Israeli settlers take over east Jerusalem home after court battle

Israeli police stand in front of a house after a Palestinian family was evicted in east Jerusalem's neighborhood of Silwan, Wednesday, July 10, 2019. Officers removed the Siyyam family from the premises on Wednesday after an Israeli court ruled in favor of Elad, an Israeli group working to strengthen Jewish presence in east Jerusalem. (AP)
Updated 10 July 2019

Israeli settlers take over east Jerusalem home after court battle

  • The apartment in the Palestinian neighborhood of Silwan was home to a 53-year-old woman and her four children

JERUSALEM: Palestinian family was evicted from a home in east Jerusalem near the Old City on Wednesday after Israeli settlers won a court battle that stretched more than two decades, activists said.
The apartment in the Palestinian neighborhood of Silwan was home to a 53-year-old woman and her four children, according to Israeli NGO Peace Now, which opposes Israeli settlement expansion.
Police arrived and evicted the residents from the apartment and they will at least temporarily stay with relatives.
An Israeli court found that the Elad foundation, which seeks to increase the Jewish presence in mainly Palestinian east Jerusalem, had legally purchased that portion of the property and ruled in its favor.
“To take us from the house is like taking my heart from my body,” one of the Palestinian residents, Ali Siyam, 20, told AFP.
Elad said in a statement “the property was purchased by Jewish people in accordance with the law, in good faith and in a fair and legal transaction.”
It added that “three separate courts verified that the property was lawfully purchased by Jews.”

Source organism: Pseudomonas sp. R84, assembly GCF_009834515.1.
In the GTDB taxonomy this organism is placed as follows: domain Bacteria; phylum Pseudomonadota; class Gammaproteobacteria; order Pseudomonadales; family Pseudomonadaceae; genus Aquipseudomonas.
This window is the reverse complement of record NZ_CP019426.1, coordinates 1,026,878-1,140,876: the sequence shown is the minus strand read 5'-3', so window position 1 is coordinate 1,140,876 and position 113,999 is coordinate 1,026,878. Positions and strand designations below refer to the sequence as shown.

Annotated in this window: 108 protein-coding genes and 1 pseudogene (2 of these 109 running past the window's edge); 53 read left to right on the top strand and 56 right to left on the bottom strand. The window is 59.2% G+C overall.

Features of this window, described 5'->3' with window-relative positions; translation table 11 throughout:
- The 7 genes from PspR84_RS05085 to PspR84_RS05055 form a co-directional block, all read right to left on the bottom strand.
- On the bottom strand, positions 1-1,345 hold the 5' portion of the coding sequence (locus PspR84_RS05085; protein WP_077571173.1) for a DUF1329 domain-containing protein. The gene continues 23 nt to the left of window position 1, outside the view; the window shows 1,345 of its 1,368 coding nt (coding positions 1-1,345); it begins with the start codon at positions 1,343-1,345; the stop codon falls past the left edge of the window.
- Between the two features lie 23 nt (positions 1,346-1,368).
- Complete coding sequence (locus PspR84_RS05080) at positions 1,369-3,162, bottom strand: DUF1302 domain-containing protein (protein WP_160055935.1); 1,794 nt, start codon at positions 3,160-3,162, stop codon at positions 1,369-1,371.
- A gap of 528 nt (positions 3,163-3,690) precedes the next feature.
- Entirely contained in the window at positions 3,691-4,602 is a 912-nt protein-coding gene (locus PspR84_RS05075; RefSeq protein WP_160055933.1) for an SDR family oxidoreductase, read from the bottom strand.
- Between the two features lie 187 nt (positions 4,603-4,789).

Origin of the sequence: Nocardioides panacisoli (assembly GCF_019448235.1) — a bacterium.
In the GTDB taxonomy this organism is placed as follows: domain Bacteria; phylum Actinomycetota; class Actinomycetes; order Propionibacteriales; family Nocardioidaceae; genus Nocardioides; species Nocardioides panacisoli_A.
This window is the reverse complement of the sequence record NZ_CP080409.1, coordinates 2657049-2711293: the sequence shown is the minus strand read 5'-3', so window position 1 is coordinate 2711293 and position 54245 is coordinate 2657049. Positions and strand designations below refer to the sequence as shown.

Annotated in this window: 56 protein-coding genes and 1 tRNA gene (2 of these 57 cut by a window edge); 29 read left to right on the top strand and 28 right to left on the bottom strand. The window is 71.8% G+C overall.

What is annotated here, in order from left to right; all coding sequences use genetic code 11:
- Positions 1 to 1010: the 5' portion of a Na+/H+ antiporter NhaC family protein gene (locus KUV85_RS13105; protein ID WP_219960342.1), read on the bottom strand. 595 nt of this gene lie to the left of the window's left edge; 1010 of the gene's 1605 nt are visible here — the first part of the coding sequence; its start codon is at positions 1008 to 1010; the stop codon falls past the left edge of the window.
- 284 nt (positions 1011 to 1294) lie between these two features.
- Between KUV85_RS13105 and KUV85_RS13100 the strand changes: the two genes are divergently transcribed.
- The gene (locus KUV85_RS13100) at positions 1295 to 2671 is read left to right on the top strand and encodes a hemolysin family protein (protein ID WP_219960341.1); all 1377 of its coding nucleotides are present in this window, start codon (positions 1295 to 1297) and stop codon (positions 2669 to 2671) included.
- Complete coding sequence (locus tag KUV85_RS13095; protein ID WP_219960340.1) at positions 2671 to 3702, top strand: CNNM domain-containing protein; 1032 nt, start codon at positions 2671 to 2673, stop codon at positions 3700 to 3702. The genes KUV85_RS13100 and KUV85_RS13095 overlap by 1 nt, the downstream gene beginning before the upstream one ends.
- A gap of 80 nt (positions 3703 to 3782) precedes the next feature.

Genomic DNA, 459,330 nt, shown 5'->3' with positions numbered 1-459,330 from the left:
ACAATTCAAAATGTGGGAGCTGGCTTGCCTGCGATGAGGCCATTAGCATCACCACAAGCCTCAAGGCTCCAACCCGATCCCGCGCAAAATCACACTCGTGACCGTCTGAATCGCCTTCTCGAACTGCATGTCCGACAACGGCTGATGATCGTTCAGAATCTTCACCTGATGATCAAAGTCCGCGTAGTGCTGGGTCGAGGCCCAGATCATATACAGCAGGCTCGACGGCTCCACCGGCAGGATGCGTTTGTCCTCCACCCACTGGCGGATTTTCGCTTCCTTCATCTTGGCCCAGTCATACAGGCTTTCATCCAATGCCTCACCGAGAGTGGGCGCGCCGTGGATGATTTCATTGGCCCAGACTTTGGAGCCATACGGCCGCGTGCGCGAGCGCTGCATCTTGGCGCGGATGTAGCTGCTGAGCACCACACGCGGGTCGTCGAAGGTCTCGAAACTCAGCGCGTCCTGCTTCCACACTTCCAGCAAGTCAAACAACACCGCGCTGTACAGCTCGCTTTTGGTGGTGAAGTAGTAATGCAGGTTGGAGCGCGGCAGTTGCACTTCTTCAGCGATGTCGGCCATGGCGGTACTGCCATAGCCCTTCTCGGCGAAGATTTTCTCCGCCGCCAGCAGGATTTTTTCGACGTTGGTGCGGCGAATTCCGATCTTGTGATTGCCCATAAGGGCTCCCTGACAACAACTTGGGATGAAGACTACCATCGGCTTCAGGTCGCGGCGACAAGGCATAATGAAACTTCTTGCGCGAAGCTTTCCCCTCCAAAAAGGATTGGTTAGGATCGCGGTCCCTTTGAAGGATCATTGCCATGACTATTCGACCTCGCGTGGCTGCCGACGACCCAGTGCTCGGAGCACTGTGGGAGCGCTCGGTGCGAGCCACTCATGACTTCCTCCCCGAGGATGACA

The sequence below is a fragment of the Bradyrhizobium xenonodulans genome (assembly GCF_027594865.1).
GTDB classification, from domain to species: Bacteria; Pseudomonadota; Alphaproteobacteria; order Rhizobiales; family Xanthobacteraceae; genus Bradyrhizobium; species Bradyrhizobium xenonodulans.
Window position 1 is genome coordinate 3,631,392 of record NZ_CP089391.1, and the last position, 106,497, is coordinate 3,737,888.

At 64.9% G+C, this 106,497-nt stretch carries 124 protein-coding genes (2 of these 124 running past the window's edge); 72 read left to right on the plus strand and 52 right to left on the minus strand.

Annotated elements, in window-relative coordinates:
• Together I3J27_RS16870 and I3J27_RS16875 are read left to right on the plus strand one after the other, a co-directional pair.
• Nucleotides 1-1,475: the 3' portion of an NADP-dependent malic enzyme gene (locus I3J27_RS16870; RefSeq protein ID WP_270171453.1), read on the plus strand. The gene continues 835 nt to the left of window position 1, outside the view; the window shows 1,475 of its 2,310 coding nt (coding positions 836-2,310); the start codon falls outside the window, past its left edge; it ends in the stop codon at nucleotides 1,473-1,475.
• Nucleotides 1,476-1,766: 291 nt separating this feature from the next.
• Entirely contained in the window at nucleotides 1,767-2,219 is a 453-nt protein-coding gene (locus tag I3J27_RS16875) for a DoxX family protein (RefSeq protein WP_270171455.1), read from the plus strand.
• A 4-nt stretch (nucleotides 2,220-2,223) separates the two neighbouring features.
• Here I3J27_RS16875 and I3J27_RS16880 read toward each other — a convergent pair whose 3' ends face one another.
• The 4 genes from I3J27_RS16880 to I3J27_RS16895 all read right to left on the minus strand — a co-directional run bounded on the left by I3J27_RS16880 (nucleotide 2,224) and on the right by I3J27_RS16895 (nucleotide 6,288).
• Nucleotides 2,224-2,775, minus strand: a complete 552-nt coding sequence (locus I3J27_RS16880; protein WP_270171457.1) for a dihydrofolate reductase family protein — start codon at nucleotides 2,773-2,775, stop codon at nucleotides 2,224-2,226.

The foundation, known in English as the City of David foundation, also oversees a nearby archaeological center in Silwan that seeks to demonstrate Jews’ historical connection to Jerusalem.
It was in the news recently when US officials attended an inauguration of an archaeological project it organized in Silwan, another break with traditional diplomatic practice by President Donald Trump’s White House that drew Palestinian outrage.
Their attendance was seen as further US recognition of Israeli sovereignty over east Jerusalem.
Palestinians say Israel and groups such as Elad are on a systematic campaign to force them out of Jerusalem.
Israel occupied east Jerusalem in the 1967 Six-Day War and later annexed it in a move never recognized by the international community.
It sees the entire city as its capital, while the Palestinians view the eastern sector as the capital of their future state.
East Jerusalem includes highly sensitive holy sites for Christians, Muslims and Jews that are located in the Old City near Silwan.
Some 600,000 Israeli settlers now live in the occupied West Bank and east Jerusalem among around 2.9 million Palestinians.
Peace Now said in a statement “the settlement in Silwan not only harms the prospects for a conflict-ending agreement and stability in Jerusalem, it is also cruel and evil.”
It accused the settlers of “using their power and money to exhaust and impoverish the Palestinian families in legal proceedings so that they will have to agree to sell them homes.”


Lebanese applaud virus-battling health workers from balconies

Updated 10 min 31 sec ago

Lebanese applaud virus-battling health workers from balconies

  • The initiative was spread online with the Arabic hashtag "a cheer for the heroes"

BEIRUT: Cheering erupted from balconies and windows in Lebanon on Sunday evening, as the country's citizens celebrated their "heroic" medical workers battling the coronavirus pandemic.
The initiative spread online with the Arabic hashtag "a cheer for the heroes", shared by public figures including journalists, actors and the Arab pop star Ragheb Alama.
In one Beirut neighbourhood, a woman draped in a Lebanese flag sang the national anthem as her neighbours drummed on pots and pans, an AFP journalist said.


Elsewhere, Lebanese played drums and blew vuvuzelas, sharing videos of the street performances online.
Similar initiatives have gained attention from Italy to France but they have remained rare in the Arab world.
Lebanon has reported 438 COVID-19 cases to date, with 10 deaths.
To try to contain the spread of the virus, Lebanon has imposed isolation measures on its population until April 12, with a nighttime curfew in effect. Schools, universities, restaurants and bars are closed.
Many fear the country's healthcare system could be overwhelmed by cases.